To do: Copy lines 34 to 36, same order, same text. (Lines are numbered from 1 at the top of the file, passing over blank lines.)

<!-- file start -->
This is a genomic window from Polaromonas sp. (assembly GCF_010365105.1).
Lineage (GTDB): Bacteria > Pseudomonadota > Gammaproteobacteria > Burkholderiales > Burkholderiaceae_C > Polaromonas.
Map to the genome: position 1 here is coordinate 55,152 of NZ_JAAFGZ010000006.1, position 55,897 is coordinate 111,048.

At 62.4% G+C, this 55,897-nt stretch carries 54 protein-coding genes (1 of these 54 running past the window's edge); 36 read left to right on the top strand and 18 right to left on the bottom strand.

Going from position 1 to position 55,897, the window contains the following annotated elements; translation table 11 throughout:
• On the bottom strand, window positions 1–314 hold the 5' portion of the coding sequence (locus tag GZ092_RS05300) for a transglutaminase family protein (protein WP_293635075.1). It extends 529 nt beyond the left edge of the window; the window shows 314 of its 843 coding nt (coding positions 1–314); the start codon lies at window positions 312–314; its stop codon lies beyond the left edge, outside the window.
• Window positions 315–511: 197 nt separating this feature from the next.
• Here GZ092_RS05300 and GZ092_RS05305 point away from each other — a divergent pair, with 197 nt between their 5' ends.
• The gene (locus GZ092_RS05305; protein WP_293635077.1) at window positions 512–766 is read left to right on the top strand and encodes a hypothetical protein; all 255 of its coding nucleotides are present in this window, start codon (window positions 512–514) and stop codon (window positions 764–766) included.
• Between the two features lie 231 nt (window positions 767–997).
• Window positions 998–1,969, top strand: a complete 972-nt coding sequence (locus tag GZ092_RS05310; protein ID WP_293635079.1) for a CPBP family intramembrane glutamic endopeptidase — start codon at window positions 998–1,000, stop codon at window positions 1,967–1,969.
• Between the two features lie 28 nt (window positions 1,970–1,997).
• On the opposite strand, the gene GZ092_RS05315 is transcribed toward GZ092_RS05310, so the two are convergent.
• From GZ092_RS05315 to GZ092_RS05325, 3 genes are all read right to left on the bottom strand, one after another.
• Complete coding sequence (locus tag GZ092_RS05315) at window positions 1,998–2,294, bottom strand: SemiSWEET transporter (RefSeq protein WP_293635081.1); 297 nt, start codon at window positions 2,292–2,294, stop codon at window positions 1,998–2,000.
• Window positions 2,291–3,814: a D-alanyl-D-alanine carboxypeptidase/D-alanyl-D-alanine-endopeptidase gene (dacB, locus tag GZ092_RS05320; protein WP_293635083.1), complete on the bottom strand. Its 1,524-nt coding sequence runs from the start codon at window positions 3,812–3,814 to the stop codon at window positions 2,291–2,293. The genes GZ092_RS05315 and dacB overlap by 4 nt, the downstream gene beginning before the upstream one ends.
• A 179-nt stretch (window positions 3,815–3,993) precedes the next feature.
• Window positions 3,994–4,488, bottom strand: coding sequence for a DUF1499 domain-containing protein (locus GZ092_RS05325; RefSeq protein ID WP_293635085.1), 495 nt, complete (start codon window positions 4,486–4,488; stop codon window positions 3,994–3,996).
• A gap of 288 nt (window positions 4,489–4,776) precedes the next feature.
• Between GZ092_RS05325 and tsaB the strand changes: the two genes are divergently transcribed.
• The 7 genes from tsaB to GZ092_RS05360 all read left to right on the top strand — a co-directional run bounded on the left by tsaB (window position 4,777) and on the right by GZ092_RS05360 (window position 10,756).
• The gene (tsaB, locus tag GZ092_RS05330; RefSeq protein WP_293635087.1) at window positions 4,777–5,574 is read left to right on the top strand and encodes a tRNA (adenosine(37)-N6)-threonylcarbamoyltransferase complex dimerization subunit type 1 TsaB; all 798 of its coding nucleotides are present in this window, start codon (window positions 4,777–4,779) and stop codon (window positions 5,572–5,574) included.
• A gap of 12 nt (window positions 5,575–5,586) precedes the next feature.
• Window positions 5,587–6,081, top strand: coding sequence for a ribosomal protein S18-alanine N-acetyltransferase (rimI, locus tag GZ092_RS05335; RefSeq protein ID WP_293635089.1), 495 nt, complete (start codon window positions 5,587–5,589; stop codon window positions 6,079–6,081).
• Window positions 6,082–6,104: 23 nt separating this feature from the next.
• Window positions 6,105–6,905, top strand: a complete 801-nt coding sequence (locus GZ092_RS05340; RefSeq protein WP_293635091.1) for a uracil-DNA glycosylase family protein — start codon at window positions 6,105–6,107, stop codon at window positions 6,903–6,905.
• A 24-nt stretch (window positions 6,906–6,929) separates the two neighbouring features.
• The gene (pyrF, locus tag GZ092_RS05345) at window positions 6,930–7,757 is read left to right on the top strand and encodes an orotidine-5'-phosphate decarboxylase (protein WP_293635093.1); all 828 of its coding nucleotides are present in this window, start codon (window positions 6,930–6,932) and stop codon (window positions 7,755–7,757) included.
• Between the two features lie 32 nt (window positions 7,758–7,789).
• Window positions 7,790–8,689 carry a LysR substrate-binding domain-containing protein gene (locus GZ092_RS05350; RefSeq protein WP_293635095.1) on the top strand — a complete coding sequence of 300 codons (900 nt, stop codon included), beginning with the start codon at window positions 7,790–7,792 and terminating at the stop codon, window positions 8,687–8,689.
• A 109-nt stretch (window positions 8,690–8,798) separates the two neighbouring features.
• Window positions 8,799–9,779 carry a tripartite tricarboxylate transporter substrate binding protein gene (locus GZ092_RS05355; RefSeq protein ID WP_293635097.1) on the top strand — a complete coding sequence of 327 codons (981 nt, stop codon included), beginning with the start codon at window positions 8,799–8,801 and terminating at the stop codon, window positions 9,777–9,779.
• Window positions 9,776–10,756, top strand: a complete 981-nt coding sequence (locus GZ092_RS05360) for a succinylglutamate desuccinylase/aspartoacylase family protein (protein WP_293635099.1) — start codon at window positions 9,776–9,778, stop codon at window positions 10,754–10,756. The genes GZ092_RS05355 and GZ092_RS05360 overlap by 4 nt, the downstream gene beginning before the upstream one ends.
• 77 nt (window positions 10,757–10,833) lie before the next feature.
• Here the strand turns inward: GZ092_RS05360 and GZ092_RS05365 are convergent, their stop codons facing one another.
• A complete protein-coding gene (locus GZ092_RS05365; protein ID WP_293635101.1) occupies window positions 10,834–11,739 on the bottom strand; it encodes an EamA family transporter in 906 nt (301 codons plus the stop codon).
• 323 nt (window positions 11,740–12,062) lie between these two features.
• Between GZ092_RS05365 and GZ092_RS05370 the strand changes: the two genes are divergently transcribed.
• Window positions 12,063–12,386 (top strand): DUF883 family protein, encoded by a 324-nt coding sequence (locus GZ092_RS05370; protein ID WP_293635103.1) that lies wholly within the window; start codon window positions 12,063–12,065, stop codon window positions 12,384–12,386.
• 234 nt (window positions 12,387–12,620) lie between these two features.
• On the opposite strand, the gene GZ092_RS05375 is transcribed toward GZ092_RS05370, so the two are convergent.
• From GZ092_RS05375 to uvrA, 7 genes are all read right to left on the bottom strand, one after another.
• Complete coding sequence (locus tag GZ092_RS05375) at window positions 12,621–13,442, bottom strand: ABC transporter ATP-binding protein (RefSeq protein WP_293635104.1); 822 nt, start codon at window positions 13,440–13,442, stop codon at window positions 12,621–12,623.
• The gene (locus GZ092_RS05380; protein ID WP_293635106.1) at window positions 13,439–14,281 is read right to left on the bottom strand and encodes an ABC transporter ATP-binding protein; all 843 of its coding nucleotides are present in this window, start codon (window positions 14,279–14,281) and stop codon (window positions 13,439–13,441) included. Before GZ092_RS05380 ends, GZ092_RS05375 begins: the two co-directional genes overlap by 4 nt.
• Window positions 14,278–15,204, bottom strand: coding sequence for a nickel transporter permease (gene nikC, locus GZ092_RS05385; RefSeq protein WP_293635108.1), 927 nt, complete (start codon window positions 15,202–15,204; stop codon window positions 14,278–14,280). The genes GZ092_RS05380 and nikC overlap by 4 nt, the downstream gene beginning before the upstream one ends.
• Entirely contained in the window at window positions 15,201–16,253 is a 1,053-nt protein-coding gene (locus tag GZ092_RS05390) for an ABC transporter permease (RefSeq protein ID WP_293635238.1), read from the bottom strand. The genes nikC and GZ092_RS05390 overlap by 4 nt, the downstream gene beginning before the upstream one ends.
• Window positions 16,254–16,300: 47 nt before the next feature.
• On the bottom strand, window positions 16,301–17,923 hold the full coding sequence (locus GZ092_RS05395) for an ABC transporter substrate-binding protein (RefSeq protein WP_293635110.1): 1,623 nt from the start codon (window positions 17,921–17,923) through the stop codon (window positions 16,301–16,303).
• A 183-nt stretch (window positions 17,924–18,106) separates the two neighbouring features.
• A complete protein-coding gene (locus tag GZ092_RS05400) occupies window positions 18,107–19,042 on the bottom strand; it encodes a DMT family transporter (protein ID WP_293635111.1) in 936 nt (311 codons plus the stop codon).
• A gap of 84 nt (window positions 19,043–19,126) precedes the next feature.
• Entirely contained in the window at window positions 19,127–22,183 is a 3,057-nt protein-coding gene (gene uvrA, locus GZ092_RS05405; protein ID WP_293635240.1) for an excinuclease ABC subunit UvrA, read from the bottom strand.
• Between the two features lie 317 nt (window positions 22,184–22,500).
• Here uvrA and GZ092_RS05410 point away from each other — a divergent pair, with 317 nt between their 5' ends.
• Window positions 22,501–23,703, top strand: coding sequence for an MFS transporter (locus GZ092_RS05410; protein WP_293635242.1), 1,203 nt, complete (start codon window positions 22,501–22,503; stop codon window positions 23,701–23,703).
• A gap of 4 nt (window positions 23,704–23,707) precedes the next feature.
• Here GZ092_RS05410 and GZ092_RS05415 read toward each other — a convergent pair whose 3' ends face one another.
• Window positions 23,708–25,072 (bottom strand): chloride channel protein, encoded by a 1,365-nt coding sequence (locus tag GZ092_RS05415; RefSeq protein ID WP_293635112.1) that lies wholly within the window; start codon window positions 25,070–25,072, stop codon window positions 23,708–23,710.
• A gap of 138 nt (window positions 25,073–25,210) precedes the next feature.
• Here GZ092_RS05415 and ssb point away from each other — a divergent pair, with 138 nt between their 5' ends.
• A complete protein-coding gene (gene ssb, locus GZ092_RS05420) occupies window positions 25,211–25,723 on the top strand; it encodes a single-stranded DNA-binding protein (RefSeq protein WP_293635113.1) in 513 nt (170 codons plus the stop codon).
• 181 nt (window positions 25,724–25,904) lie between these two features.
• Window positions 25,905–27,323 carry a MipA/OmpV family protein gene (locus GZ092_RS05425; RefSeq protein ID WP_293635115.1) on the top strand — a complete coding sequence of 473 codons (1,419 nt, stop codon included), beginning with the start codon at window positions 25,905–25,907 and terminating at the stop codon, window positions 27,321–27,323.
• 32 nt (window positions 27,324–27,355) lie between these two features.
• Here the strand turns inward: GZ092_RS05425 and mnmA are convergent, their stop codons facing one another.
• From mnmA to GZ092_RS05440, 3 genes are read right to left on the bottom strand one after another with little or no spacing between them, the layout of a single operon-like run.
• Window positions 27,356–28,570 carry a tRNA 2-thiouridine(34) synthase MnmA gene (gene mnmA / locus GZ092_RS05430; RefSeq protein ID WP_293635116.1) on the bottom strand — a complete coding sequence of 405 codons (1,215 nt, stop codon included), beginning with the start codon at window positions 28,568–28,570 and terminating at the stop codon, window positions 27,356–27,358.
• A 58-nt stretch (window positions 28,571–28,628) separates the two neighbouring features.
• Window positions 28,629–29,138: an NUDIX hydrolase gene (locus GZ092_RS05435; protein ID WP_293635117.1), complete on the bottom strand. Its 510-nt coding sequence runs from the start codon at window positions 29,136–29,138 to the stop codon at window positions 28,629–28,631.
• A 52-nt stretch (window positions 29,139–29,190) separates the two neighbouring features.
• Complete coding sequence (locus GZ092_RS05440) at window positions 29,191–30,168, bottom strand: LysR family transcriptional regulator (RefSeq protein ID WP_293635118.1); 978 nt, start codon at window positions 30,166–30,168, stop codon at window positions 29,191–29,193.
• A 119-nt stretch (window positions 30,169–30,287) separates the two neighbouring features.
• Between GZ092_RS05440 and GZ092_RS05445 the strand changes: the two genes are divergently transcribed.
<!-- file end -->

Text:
• 77 nt (window positions 10,757–10,833) lie before the next feature.
• Here the strand turns inward: GZ092_RS05360 and GZ092_RS05365 are convergent, their stop codons facing one another.
• A complete protein-coding gene (locus GZ092_RS05365; protein ID WP_293635101.1) occupies window positions 10,834–11,739 on the bottom strand; it encodes an EamA family transporter in 906 nt (301 codons plus the stop codon).